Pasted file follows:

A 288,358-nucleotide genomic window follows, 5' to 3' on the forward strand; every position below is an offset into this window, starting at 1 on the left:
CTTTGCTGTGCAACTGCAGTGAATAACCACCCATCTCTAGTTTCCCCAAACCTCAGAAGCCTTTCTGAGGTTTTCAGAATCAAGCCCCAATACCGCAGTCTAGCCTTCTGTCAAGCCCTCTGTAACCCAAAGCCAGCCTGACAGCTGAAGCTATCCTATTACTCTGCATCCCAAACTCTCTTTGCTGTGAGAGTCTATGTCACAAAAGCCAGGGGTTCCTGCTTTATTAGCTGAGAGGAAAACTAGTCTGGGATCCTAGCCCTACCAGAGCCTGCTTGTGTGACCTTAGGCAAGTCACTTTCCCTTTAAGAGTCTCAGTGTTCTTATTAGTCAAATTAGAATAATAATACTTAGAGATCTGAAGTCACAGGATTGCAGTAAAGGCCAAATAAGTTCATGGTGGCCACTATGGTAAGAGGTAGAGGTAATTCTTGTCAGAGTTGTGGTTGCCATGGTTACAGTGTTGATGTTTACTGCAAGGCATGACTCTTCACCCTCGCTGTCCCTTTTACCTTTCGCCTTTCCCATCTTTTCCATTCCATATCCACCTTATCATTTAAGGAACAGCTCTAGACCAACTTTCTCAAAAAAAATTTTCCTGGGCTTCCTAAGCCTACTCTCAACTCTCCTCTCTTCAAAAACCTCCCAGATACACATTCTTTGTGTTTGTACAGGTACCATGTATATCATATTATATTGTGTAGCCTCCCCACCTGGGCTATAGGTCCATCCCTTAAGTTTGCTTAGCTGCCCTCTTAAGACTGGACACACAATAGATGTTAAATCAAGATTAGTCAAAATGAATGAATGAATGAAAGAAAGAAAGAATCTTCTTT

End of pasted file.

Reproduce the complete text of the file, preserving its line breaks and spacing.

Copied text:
A 288,358-nucleotide genomic window follows, 5' to 3' on the forward strand; every position below is an offset into this window, starting at 1 on the left:
CTTTGCTGTGCAACTGCAGTGAATAACCACCCATCTCTAGTTTCCCCAAACCTCAGAAGCCTTTCTGAGGTTTTCAGAATCAAGCCCCAATACCGCAGTCTAGCCTTCTGTCAAGCCCTCTGTAACCCAAAGCCAGCCTGACAGCTGAAGCTATCCTATTACTCTGCATCCCAAACTCTCTTTGCTGTGAGAGTCTATGTCACAAAAGCCAGGGGTTCCTGCTTTATTAGCTGAGAGGAAAACTAGTCTGGGATCCTAGCCCTACCAGAGCCTGCTTGTGTGACCTTAGGCAAGTCACTTTCCCTTTAAGAGTCTCAGTGTTCTTATTAGTCAAATTAGAATAATAATACTTAGAGATCTGAAGTCACAGGATTGCAGTAAAGGCCAAATAAGTTCATGGTGGCCACTATGGTAAGAGGTAGAGGTAATTCTTGTCAGAGTTGTGGTTGCCATGGTTACAGTGTTGATGTTTACTGCAAGGCATGACTCTTCACCCTCGCTGTCCCTTTTACCTTTCGCCTTTCCCATCTTTTCCATTCCATATCCACCTTATCATTTAAGGAACAGCTCTAGACCAACTTTCTCAAAAAAAATTTTCCTGGGCTTCCTAAGCCTACTCTCAACTCTCCTCTCTTCAAAAACCTCCCAGATACACATTCTTTGTGTTTGTACAGGTACCATGTATATCATATTATATTGTGTAGCCTCCCCACCTGGGCTATAGGTCCATCCCTTAAGTTTGCTTAGCTGCCCTCTTAAGACTGGACACACAATAGATGTTAAATCAAGATTAGTCAAAATGAATGAATGAATGAAAGAAAGAAAGAATCTTCTTT